The police officer who fatally shot a black man in a Minneapolis suburb has been charged with second-degree manslaughter, a prosecutor said Wednesday.
The Washington County Attorney's office has charged Brooklyn Center police Officer Kim Potter in the death of 20-year-old Daunte Wright, who was shot Sunday afternoon while attempting to escape police during a traffic stop in Brooklyn Center, Minnesota.
The Brooklyn Center Police Department on Monday said Potter, a 26-year veteran of the force, fatally shot Wright by accident after mistaking her handgun for a Taser.
Ben Crump, the attorney for the Wright family, disputed the police department's claim that the shooting was an accident, noting that as a veteran of the force who trained other police officers, Potter would have known whether she was wielding her Taser or a firearm, KARE-TV reports.
Court documents show that Wright had an outstanding warrant for his arrest and was facing an attempted robbery charge for an incident when he allegedly choked a woman and held her at gunpoint.
On Sunday afternoon, Wright, who was driving a white Buick with his girlfriend in the passenger seat, was reportedly pulled over by police for expired license plate tags. When police discovered there was a warrant for his arrest, they attempted to make an arrest.
Body camera footage of the shooting incident released by the police department shows a brief struggle as Wright attempted to break away from the arresting officer and retreat into his vehicle. In the video, an officer identified as Potter repeatedly warns Wright that she will tase him before shooting him with her firearm. Wright managed to drive away, traveling for a few blocks before striking another vehicle. He reportedly died at the scene.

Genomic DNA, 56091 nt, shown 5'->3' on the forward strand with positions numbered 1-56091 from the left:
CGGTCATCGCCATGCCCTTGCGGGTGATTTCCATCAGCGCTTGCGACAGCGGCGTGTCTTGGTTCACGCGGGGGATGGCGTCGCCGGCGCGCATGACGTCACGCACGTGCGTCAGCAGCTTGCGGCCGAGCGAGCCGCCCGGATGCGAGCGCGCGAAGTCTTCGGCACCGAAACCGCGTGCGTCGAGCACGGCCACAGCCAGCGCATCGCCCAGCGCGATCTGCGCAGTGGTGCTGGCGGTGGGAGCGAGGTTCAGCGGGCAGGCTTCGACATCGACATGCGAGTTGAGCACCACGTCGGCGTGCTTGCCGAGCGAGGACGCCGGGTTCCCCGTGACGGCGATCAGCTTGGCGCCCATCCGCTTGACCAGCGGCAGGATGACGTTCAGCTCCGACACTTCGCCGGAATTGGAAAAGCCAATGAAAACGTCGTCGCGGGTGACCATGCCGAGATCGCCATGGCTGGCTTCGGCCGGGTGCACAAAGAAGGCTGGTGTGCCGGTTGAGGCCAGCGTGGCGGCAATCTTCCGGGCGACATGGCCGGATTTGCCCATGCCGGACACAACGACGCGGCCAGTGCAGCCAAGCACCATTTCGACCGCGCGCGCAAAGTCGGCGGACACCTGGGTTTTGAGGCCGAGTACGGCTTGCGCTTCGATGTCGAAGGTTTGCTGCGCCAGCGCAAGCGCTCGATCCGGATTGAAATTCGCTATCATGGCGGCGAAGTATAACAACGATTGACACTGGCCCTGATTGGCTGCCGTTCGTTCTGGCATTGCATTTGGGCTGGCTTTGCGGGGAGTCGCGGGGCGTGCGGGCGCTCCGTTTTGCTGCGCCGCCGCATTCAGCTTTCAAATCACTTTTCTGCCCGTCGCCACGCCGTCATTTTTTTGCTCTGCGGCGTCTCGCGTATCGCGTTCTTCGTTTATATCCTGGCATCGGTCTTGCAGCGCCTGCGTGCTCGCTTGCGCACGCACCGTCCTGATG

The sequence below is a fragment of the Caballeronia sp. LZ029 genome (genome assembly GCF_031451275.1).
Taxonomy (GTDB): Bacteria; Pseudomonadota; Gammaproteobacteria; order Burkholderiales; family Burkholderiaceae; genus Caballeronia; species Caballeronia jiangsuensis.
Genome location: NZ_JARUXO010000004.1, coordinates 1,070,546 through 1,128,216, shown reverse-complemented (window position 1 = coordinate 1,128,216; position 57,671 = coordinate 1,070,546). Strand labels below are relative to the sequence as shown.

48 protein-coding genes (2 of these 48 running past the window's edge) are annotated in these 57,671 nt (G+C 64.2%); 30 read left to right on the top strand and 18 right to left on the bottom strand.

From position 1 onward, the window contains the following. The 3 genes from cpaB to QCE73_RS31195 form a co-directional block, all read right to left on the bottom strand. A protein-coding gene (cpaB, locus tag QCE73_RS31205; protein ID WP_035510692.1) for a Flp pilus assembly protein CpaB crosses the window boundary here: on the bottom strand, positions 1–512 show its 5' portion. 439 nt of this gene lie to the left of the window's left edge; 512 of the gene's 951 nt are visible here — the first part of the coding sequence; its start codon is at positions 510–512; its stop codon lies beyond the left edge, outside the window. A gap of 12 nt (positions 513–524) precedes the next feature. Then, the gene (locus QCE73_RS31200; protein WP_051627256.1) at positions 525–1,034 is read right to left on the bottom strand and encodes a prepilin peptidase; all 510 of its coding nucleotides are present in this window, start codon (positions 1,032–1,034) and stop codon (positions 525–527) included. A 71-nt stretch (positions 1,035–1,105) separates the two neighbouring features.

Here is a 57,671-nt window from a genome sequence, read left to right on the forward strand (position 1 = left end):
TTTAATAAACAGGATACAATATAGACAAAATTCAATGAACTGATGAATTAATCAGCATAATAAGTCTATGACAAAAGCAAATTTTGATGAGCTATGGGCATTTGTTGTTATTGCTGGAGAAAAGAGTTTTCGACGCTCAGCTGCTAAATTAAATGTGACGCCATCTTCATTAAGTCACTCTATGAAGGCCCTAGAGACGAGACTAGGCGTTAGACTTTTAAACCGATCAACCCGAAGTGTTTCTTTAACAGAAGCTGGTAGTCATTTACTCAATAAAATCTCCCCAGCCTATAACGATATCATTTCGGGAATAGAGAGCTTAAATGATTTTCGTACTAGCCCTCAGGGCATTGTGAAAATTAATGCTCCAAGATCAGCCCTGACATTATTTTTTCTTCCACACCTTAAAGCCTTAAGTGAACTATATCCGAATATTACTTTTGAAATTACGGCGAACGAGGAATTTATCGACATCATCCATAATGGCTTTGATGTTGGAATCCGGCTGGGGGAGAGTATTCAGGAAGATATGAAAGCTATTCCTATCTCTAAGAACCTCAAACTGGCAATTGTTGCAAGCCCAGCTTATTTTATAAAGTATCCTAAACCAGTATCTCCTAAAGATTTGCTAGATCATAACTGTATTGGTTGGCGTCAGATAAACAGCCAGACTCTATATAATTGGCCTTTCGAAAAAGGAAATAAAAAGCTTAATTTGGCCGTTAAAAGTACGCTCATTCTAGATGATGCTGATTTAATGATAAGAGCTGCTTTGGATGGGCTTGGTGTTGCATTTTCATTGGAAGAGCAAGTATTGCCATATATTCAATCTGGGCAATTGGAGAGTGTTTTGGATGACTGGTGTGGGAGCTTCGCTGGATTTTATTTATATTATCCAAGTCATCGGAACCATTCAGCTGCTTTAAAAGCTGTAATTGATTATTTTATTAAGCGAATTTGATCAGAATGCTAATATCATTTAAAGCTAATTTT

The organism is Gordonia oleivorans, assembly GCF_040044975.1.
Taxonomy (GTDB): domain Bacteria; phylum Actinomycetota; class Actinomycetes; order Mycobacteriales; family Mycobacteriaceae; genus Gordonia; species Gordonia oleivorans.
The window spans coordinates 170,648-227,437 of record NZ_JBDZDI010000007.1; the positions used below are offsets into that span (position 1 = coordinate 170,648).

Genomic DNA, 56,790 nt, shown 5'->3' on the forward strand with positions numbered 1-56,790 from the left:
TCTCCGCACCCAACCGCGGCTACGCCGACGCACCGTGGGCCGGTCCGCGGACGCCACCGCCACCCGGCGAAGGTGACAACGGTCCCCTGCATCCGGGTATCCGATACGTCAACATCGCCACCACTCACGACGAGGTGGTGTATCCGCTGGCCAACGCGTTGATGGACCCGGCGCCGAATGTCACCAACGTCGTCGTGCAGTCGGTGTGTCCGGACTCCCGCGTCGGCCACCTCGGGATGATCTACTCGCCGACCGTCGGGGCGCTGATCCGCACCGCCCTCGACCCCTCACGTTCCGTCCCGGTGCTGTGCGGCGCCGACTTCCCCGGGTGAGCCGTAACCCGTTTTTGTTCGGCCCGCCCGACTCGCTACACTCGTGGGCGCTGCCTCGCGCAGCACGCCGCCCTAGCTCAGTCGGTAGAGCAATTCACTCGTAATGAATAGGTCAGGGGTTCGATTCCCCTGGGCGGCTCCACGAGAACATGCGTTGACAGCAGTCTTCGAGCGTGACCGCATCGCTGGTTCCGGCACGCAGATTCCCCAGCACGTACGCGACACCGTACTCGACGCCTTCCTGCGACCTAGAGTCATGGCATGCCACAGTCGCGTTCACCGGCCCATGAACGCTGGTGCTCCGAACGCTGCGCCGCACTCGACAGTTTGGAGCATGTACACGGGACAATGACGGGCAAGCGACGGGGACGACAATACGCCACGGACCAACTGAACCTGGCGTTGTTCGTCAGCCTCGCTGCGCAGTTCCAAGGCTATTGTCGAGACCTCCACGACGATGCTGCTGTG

On Monday, Brooklyn Center Mayor Mike Elliott took direct control of the city's police department with the approval of the city council and fired City Manager Curt Boganey, who had earlier told reporters that Potter would receive "due process" as the incident was investigated.
Potter and Brooklyn Center Police Chief Tim Gannon, who had characterized the shooting as an accident, submitted their resignations Tuesday.
Although Potter has submitted a resignation letter, Elliott said Tuesday he has not accepted it, adding "we're doing our internal process to make sure that we are being accountable to the steps that we need to take."
Riots have erupted near Minneapolis in the wake of the shooting. The trial of former Minneapolis police Officer Derek Chauvin, who is accused of killing George Floyd, is taking place just 10 miles from Brooklyn Center.
CNN reports that second-degree manslaughter in Minnesota is applicable when authorities allege a person caused someone's death by "culpable negligence whereby the person creates an unreasonable risk, and consciously takes chances of causing death or great bodily harm to another."
If Potter is convicted, she could face up to 10 years in prison and/or a maximum fine of $20,000.
This story has been updated.